Throughout history, Christians have been baffled by the relationship between their faith and their life context, between faith and reason, between loyalty to the state and fidelity to the church. Today’s gospel (Mt 22) revisits what is now a very relevant topic for reflection. In the gospel, the Lord Jesus, replying to the disciples of the Pharisees, says: Give to Cesar what belongs to Cesar, and to God what belongs to God!

Cesar or the emperor represents the earthly power that governed Israel at that time. The Lord clearly tells the people that they must positively contribute to society by becoming good citizens. If it means paying taxes, which are just and needed for the welfare of all, then by all means, give it to Cesar. In that way, followers of Christ will be known as supporters of whatever is good that is found in human and social relationships. From the time of the apostles to our time, Christian faith encouraged believers to be salt of the earth and light of the world, living on this earth as flavor and ferment.

But the Lord’s words do not end with the advice to cooperate with the good intentions of civil and temporal power. He also says that we must give to God what belongs to God. And to what has God claim over us? The answer is – everything! All that we have and all that we are are gifts we received from the Lord and therefore, we must render thanks and offering by willingly giving back to him all! While Cesar represents the legitimate power to which we must give cooperation for the good of society, God signifies the sovereign power to whom every knee must bend, in heaven and on earth (Ph 2:10), even Cesar himself.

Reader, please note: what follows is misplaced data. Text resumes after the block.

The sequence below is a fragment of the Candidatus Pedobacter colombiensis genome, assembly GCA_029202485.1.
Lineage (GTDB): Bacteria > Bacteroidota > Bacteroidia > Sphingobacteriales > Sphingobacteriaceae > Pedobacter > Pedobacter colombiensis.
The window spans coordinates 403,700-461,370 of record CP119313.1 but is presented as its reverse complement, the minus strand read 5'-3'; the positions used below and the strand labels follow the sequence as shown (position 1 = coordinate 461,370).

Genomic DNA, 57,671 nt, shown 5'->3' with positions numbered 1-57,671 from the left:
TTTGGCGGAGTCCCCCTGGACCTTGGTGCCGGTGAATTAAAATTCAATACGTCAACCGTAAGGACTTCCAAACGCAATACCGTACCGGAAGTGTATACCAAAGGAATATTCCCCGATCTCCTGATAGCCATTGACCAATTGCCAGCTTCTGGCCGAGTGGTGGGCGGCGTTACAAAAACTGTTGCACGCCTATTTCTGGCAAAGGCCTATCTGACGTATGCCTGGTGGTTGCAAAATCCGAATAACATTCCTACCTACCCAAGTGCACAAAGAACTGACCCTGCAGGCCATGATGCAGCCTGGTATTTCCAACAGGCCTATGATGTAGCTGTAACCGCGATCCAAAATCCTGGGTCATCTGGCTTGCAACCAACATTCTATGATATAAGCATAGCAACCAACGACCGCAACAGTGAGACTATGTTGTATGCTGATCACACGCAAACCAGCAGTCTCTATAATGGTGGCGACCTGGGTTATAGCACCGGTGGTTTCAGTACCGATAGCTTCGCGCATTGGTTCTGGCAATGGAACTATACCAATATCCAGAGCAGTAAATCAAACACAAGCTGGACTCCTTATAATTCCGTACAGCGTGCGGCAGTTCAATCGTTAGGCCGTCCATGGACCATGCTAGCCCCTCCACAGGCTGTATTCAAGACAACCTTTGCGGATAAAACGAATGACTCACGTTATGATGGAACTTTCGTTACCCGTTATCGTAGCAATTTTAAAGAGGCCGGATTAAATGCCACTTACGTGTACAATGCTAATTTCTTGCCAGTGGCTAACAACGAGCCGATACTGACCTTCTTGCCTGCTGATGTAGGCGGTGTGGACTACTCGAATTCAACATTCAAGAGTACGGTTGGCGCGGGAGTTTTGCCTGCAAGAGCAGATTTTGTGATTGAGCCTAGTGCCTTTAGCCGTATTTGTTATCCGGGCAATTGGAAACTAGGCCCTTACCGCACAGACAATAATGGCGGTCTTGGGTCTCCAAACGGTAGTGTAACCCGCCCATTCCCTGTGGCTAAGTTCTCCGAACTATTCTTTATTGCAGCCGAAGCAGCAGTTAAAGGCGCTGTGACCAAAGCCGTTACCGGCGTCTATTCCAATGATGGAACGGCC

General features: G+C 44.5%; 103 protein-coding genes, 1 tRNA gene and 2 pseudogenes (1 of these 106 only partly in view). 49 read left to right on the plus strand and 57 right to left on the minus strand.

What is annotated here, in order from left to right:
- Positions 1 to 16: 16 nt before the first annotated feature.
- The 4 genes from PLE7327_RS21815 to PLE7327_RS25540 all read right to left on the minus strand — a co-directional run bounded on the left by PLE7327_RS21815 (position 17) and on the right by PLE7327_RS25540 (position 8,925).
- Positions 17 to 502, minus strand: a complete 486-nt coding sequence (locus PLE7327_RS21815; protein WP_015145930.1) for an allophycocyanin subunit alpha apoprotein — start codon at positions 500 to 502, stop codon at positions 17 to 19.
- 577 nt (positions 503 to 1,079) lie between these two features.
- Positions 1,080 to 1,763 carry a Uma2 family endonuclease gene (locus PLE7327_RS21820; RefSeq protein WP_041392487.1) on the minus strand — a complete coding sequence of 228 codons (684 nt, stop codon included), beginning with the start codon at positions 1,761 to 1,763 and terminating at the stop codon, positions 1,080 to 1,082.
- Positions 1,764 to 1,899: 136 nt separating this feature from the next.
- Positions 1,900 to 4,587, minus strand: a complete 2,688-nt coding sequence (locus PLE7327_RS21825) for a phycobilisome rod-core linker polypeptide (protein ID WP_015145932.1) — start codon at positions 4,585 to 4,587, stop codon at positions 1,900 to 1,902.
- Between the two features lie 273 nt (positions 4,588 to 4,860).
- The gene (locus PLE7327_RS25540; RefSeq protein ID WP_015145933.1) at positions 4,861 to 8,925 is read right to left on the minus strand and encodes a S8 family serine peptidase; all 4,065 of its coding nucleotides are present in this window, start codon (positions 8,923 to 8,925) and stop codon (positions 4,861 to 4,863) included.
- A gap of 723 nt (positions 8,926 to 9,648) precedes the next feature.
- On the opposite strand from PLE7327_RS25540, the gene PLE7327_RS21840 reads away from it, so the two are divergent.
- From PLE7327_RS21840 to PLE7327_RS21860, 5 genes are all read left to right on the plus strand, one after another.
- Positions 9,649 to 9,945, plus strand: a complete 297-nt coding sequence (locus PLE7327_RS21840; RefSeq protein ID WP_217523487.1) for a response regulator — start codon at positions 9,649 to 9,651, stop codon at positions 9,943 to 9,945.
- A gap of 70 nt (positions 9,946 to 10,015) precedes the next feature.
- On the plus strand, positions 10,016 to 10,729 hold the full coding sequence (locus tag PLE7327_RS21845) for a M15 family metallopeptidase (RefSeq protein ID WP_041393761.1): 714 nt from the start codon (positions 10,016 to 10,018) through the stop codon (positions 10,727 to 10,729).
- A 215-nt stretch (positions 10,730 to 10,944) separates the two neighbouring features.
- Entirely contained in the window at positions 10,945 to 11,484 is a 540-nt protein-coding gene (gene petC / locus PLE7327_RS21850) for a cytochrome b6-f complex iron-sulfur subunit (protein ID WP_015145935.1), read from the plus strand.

Today we hear politicians, commentators, and even purveyors of fake news all talk about separation of church and state. This gives rise to the claim that people of faith should not interfere in the decisions and actions of the people in temporal power; that religious and moral views have nothing to do with state actions; that the vision of God must not enter the arena of politics. But this is a “fake” distinction. The earthly and the heavenly are not opposed. In fact, when this question was asked of Jesus, it was not intended as a serious quest for truth. Instead, it as a trap. The Pharisees wanted to trap Jesus by making him commit a mistake in judgment. But they failed miserably.

So give to Cesar what belongs to him. Give to God, well, everything!